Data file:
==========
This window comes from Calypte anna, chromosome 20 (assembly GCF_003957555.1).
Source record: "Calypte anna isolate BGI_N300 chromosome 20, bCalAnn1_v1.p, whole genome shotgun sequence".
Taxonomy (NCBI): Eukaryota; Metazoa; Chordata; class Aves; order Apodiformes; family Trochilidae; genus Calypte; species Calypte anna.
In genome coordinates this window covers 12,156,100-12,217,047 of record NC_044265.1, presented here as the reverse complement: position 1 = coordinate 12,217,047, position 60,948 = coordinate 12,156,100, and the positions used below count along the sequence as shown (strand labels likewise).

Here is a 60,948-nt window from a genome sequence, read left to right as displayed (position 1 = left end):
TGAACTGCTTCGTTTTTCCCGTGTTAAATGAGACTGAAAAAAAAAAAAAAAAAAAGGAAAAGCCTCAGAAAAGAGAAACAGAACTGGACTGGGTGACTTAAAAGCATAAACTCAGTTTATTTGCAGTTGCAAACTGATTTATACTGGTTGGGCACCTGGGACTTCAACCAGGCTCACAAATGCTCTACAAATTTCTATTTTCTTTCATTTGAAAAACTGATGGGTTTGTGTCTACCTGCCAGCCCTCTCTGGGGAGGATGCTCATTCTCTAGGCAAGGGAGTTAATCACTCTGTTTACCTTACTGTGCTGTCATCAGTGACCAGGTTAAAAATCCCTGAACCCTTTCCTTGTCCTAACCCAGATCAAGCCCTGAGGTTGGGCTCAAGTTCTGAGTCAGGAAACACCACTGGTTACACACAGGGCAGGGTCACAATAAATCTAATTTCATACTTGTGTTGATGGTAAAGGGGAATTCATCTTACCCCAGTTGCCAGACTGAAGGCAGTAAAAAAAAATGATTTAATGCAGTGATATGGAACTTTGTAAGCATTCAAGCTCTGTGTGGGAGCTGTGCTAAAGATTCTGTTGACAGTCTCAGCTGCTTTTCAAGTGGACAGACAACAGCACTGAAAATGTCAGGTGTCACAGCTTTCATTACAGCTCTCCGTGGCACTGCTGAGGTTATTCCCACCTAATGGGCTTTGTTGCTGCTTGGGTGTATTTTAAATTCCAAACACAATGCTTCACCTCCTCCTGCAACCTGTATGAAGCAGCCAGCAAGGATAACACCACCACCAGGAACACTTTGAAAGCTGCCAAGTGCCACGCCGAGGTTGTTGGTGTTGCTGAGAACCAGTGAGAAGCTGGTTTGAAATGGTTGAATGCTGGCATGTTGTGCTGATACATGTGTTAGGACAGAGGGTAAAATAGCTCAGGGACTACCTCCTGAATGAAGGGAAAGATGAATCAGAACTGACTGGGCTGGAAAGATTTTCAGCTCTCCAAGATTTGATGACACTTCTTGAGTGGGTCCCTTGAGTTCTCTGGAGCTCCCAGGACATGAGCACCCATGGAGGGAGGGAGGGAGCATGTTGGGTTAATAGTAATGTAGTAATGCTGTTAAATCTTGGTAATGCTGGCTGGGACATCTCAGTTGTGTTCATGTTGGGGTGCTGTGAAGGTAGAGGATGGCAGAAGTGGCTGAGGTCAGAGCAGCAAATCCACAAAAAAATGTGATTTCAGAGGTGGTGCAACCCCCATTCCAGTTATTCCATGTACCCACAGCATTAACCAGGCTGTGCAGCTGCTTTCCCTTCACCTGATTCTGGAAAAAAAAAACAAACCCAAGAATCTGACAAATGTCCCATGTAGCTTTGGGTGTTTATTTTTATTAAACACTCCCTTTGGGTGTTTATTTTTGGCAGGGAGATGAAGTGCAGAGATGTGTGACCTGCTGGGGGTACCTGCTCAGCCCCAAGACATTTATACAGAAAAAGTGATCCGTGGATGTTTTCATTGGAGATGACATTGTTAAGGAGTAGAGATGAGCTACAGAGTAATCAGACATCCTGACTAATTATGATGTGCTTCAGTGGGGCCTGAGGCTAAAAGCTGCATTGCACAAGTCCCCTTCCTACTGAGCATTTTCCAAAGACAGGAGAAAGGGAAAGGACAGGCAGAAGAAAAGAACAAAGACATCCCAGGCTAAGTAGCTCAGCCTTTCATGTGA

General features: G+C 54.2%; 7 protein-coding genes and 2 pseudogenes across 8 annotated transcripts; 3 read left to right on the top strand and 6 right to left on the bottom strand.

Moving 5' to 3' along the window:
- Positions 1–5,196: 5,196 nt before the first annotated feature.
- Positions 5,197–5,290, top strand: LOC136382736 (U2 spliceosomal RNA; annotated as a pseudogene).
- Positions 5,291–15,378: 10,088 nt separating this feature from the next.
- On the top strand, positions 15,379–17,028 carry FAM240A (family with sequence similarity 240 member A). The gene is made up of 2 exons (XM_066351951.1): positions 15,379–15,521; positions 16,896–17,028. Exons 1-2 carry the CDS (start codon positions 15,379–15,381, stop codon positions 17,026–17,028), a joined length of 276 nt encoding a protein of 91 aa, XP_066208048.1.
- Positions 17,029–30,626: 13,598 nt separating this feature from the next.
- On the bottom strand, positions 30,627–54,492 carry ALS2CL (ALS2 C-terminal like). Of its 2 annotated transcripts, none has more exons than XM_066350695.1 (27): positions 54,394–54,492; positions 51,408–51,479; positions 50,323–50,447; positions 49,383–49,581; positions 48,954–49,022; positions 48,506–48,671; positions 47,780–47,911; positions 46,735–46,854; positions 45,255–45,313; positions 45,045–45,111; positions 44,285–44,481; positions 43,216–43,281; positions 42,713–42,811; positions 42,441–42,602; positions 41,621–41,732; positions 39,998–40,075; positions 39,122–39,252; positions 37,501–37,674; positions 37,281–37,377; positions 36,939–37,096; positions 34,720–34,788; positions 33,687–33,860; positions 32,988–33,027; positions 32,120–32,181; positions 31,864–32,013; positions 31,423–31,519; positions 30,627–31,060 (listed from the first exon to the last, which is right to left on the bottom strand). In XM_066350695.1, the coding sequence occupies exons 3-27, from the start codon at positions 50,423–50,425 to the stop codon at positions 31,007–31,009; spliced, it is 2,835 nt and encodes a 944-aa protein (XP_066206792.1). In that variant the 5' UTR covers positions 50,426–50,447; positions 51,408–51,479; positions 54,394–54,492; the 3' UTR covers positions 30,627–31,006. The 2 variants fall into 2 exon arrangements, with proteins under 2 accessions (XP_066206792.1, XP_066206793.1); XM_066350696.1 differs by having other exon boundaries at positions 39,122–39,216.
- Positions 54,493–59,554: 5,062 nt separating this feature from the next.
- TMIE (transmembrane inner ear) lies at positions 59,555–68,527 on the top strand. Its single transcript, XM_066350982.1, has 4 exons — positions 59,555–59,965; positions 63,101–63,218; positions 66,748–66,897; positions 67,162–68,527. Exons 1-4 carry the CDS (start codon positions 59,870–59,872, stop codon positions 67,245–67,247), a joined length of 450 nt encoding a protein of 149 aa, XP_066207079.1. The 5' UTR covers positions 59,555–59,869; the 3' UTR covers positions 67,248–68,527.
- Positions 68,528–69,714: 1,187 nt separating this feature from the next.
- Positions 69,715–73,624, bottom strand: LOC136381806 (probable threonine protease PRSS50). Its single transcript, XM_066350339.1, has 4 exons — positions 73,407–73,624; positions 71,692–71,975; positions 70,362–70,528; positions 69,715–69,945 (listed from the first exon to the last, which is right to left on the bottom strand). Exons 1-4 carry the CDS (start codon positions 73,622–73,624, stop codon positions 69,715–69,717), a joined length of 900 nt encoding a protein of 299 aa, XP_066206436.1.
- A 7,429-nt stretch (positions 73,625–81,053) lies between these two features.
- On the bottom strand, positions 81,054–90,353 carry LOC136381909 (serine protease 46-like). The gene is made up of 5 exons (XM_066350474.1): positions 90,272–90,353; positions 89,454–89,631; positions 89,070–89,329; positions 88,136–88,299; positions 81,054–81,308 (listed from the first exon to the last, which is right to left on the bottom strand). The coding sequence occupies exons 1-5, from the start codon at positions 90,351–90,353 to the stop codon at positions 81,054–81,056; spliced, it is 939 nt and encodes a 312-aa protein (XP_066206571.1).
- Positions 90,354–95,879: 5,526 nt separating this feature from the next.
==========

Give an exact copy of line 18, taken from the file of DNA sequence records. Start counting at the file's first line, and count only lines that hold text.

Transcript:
- Positions 69,715–73,624, bottom strand: LOC136381806 (probable threonine protease PRSS50). Its single transcript, XM_066350339.1, has 4 exons — positions 73,407–73,624; positions 71,692–71,975; positions 70,362–70,528; positions 69,715–69,945 (listed from the first exon to the last, which is right to left on the bottom strand). Exons 1-4 carry the CDS (start codon positions 73,622–73,624, stop codon positions 69,715–69,717), a joined length of 900 nt encoding a protein of 299 aa, XP_066206436.1.